Some observations on all of this, in no particular order:

1. Spielberg is a genius, the formative influence in my career, and I am nobody to criticise him, clearly.  But he is also prolific, and this has resulted in almost (though not quite) as many stinkers as classics.  So even geniuses (genii?) can have off-days, even genii can stretch themselves too thin, even genii can cross their fingers during production and hope that it’ll all come together in the edit when it’s pretty clear that it won’t.  Steven, you’re 65 and you’ll be winding things down over the coming years.  Please pick your swansong projects with care, and with instinct, and with an eye on the audience rather than posterity.

2. Somehow, War Horse is appearing on people’s top 10 lists, and is in serious awards consideration.  This is patently bonkers and a sign that, if you spend enough, you can buy your way into contention.  Also that a respected director will be in the frame whenever awards season comes around (viz Clint Eastwood, who also suffers – respectfully – from making a few too many films and not enough great ones).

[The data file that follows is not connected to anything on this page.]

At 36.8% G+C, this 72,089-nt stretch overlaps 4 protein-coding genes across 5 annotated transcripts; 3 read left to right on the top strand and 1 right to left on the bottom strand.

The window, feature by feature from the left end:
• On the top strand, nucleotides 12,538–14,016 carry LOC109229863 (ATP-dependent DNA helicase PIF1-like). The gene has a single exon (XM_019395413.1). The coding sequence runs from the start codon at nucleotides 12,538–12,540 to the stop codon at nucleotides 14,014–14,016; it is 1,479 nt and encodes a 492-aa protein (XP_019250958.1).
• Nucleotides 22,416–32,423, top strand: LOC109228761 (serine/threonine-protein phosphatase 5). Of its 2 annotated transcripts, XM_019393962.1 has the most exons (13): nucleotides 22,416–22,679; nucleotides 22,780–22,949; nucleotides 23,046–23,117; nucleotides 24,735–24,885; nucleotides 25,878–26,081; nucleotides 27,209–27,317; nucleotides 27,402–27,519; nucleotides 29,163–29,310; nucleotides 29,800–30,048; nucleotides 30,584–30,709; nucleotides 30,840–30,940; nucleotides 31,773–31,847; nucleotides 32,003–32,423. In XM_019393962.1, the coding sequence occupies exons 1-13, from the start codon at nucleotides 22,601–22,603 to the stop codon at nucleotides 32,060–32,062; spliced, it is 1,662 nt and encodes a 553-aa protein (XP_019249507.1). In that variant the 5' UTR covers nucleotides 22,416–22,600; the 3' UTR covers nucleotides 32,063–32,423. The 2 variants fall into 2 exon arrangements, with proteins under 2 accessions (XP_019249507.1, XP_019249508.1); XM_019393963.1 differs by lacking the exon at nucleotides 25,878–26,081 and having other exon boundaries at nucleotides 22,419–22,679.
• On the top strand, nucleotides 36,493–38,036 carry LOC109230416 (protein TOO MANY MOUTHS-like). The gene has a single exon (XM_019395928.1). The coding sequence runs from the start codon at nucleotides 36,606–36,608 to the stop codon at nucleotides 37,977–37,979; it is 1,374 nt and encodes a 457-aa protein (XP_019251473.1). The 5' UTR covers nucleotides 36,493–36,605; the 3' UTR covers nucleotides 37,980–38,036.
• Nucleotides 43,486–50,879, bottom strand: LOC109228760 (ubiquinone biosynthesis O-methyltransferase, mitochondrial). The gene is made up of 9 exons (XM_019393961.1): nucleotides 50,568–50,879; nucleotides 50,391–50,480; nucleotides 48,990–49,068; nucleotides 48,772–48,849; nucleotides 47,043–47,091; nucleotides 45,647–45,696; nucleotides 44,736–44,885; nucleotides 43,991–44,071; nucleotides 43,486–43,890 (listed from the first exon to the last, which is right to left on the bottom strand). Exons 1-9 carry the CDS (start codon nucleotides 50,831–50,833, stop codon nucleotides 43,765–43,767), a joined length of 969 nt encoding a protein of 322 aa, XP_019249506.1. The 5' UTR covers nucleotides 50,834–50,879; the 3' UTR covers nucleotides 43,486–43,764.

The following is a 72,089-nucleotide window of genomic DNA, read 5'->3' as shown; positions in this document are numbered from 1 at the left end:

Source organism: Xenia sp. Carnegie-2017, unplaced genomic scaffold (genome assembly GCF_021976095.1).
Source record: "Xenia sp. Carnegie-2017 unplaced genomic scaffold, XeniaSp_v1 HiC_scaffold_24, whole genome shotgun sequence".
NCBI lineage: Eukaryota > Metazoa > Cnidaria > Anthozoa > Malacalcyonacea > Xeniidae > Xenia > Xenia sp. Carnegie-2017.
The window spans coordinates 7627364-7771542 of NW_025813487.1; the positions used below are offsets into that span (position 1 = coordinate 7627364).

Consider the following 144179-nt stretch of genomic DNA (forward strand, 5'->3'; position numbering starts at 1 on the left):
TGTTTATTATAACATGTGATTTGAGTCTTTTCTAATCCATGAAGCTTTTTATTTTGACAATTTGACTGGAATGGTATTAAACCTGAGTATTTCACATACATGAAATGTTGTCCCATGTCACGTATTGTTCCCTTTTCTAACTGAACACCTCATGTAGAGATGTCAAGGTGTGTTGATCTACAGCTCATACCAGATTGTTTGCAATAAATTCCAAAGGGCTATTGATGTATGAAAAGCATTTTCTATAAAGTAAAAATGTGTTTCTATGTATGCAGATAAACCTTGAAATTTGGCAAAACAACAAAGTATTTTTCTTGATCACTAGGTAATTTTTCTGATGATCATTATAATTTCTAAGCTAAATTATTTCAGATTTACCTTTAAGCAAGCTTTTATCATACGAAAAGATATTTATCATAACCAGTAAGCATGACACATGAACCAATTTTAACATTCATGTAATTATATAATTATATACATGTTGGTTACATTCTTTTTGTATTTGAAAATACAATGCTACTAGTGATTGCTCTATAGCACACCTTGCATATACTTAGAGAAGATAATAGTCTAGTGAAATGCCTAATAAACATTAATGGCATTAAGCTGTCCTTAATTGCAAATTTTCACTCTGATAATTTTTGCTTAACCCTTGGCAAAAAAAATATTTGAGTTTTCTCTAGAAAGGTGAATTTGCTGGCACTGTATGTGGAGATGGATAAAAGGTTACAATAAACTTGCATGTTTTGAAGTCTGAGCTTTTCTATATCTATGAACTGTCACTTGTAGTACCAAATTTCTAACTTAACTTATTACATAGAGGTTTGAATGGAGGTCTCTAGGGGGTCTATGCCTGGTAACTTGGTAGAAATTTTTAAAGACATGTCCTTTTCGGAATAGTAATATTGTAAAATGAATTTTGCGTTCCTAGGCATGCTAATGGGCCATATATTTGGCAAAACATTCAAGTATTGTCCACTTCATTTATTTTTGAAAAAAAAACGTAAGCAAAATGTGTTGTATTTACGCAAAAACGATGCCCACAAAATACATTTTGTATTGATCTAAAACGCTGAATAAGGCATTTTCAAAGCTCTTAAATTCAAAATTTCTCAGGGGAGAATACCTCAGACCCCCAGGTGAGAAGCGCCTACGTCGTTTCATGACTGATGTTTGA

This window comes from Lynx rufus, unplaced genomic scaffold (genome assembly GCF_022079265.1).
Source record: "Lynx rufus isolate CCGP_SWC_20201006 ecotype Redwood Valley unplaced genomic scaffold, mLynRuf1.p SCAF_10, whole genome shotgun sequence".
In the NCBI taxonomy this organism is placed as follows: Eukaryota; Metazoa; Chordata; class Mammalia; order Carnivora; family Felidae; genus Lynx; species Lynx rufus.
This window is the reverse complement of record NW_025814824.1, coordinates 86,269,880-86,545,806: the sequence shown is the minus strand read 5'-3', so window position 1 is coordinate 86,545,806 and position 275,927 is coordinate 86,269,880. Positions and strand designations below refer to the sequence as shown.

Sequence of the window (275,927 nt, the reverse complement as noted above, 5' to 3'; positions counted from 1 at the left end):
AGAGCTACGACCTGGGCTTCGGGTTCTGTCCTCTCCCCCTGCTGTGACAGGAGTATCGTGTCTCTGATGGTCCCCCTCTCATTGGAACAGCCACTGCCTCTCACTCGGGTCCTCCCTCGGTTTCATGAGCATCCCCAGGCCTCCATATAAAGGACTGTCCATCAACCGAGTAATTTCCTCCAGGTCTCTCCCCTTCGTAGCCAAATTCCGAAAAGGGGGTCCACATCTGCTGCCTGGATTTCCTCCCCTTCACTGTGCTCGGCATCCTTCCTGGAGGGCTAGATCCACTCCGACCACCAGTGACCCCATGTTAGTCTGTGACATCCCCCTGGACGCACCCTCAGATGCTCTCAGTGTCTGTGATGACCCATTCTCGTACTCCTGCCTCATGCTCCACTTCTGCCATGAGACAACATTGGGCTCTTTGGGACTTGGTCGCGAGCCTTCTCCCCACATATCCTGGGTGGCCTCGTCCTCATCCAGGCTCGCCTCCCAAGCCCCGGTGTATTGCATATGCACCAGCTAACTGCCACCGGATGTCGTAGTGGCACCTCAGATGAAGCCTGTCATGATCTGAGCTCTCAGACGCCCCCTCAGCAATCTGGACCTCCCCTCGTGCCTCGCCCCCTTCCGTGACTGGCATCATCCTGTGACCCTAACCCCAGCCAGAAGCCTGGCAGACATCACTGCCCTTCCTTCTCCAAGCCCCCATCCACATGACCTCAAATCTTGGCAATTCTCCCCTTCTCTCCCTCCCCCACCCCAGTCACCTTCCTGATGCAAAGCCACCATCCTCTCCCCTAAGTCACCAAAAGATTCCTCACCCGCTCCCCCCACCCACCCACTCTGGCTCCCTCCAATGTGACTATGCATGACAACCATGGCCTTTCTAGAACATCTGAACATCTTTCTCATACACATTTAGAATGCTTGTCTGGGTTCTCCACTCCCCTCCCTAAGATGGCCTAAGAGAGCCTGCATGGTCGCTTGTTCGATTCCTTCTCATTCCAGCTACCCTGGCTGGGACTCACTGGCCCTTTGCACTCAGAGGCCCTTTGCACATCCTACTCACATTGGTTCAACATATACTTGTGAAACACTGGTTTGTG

3. The hero’s journey really works.  War Horse is muddled precisely because the writers / director can’t decide if this is a story about a boy finding a horse or a horse finding a boy.  Tintin’s first scene established our hero and then the audience accompanied Tintin cheek by jowl as he undertook a heroic adventure, to return home at the end a little older and a little wiser (although in fact the bigger transformation took place in the character of Captain Haddock).  More and more I think the best films establish one perspective at the start and then we follow that character’s journey through to the end.  Obviously that doesn’t exclude sub-plots, or flash-backs, or even multiple storylines (where a binding theme is probably the central ‘character’).  But it’s about clarity, and structure – and, again, an appreciation of AUDIENCE.